Directed by Pascal Bonitzer, starring Daniel Auteuil, Kristin Scott Thomas, Ludivine Sagnier, Emmanuelle Devos, Jean Yanne and Hans Zischler.

Daniel Auteuil plays Bruno, a married journalist living in Paris, who is summoned to help his ageing uncle (Yanne), a Communist mayor in danger of not being re-elected. Bruno's wife has just left him and he takes with him on the trip to Grenoble his current mistress (Sagnier), a blonde for whom he has no respect - actually, he doesn't even like her. His uncle Gerard is suicidal, at one point holding a gun to his head and claiming, "I'm not going to rot in opposition." To add to his woes, Gerard suspects his wife is having an affair with her doctor, Verekher (Zischler), and gives Bruno a letter to deliver - believing that the look on his adversary's face when he reads it will confirm his suspicions.

Upon arriving at the home of the unlikeable Verekher, Bruno meets Beatrice (Scott Thomas), a disenchanted soul who is trapped with her odious step-family so that she doesn't get left out of an inheritance loop. She implores Bruno to kill her sickly husband – a twist of the knob on his breathing gas canister would do the trick - so that she can walk free. There is little else in the way of a plot in director Pascal Bonitzer's wry look at an accidental, serial womaniser.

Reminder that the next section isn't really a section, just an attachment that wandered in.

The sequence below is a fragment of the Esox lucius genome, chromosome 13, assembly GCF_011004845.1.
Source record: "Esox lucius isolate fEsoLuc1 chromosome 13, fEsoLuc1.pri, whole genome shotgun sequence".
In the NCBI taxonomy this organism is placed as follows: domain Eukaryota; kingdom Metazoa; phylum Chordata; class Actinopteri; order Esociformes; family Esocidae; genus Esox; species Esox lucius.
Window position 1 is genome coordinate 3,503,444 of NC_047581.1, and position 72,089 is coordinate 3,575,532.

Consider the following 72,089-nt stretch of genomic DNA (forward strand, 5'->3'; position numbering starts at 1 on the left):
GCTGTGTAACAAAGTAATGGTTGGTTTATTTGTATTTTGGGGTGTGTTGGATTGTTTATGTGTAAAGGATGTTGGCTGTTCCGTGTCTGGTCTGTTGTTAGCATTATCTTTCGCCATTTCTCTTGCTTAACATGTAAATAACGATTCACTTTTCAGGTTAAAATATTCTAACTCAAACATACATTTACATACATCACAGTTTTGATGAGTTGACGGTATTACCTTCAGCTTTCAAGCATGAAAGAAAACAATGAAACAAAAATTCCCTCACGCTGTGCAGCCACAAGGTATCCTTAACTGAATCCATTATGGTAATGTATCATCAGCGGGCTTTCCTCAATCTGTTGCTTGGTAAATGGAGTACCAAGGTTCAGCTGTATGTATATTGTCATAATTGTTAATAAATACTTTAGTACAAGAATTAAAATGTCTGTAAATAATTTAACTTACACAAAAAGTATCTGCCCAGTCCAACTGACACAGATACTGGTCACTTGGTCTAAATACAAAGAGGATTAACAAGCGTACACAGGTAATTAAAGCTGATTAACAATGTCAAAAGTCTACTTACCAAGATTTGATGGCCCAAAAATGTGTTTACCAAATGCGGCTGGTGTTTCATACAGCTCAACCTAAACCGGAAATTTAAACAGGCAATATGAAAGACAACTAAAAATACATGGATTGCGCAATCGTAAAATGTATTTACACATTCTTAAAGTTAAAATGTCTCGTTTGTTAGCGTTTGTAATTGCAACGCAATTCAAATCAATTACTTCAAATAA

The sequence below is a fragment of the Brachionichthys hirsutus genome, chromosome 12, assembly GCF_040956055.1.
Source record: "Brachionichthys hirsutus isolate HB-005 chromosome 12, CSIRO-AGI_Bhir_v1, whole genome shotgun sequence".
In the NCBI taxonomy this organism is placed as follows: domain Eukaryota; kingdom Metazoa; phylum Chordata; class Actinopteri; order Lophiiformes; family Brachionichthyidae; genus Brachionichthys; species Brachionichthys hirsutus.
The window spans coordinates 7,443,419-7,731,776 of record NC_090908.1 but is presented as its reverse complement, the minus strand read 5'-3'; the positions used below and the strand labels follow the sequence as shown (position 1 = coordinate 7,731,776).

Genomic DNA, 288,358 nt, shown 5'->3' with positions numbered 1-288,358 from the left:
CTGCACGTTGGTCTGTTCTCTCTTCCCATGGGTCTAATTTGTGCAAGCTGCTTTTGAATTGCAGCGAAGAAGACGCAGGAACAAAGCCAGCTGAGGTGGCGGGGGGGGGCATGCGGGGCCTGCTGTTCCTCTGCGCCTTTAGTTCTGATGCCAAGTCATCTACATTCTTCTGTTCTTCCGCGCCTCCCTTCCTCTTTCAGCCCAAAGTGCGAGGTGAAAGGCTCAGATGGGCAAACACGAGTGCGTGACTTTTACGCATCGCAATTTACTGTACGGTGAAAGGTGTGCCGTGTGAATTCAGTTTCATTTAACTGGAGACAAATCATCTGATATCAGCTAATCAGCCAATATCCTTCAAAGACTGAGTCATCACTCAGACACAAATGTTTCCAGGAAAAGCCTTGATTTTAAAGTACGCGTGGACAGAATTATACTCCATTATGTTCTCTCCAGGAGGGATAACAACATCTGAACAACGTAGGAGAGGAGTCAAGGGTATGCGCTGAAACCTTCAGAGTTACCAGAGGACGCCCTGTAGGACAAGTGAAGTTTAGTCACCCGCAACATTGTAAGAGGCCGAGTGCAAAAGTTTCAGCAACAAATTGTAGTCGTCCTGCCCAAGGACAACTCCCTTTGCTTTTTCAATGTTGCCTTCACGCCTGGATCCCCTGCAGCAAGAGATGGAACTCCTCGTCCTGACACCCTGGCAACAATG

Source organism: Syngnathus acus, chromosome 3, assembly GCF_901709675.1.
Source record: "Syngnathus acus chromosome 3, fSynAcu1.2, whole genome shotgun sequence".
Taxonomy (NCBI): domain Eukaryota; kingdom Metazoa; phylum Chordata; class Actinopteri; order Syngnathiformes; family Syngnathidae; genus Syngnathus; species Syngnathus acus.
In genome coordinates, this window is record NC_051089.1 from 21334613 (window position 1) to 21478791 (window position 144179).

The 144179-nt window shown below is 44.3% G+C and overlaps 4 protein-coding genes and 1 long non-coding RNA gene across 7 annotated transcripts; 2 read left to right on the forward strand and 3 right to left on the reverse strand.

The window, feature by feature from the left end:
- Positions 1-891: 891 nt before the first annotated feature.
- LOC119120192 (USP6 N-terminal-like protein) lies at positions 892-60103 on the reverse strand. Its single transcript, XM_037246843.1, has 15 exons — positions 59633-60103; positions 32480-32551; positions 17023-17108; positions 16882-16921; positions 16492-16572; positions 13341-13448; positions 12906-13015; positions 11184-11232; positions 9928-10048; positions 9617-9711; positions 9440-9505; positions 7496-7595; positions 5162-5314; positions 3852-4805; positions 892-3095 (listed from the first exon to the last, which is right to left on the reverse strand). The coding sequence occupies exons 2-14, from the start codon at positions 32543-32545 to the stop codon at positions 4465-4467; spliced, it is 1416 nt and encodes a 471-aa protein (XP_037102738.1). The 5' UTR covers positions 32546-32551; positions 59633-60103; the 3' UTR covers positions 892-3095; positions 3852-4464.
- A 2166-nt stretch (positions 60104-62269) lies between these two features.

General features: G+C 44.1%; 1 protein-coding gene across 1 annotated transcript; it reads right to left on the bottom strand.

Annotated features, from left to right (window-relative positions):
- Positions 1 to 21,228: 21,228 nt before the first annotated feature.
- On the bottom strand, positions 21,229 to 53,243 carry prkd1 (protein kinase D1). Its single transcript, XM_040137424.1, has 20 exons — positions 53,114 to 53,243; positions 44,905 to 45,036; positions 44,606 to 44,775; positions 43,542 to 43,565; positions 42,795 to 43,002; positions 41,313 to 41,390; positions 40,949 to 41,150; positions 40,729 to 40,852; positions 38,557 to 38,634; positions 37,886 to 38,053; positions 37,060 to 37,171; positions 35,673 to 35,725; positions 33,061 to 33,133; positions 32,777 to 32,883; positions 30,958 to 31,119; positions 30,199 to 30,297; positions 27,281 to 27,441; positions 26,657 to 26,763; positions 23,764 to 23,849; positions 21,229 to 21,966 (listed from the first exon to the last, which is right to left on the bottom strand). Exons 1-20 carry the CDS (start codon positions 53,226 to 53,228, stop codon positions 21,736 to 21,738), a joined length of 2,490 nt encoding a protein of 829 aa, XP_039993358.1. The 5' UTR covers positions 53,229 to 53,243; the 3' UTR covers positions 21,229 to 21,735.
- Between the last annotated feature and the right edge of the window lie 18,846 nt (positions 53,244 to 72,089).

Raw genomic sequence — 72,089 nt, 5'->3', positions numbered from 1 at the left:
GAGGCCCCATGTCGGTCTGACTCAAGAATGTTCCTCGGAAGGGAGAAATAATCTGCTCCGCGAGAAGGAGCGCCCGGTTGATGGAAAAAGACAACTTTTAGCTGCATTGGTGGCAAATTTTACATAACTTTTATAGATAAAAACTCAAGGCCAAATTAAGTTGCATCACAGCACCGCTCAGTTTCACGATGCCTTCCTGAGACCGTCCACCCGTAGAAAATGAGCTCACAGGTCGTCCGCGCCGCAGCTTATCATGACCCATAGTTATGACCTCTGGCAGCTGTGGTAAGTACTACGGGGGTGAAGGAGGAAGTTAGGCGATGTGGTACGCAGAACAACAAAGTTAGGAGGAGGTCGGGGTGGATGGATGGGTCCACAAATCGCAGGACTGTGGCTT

British actress (and fluent French speaker) Scott Thomas is spot-on as the sexually uptight and somewhat unhinged Beatrice for whom the feckless Bruno may actually feel real love. One moment she flings herself into his arms, the next, she jumps at his touch. Her world is a lonely and destructive place. "I'm no good at anything," she mutters, wistfully.

It is no bad reflection on Auteuil as an actor that his character has no redeeming features. Everyone knows someone like the hapless, shallow, thoughtless Bruno – a person who stumbles their way through life, unaware of the effect their immature and self-absorbed actions have on those around them. In fact, Auteuil hasn't even very many lines in 'Petites Coupures'. Bruno's deer-stuck-in-headlights expression seems to be all that's required, as the many women in his life scream at him and slap his face.

It's a beautiful film, visually. The city of Grenoble is nestled in a pretty valley, with a backdrop of snowy mountains. And Bonitzer's imagery – a ring that passes to each of Bruno's conquests, a gun put in safekeeping that comes back to haunt him – adds a clever resonance to proceedings.

'Petites Coupures' is too inconsequential to be brilliant. By the end, the viewer becomes too frustrated with the central character to care what happens to him. However, it is nicely observed and quietly amusing.

Anne-Louise Foley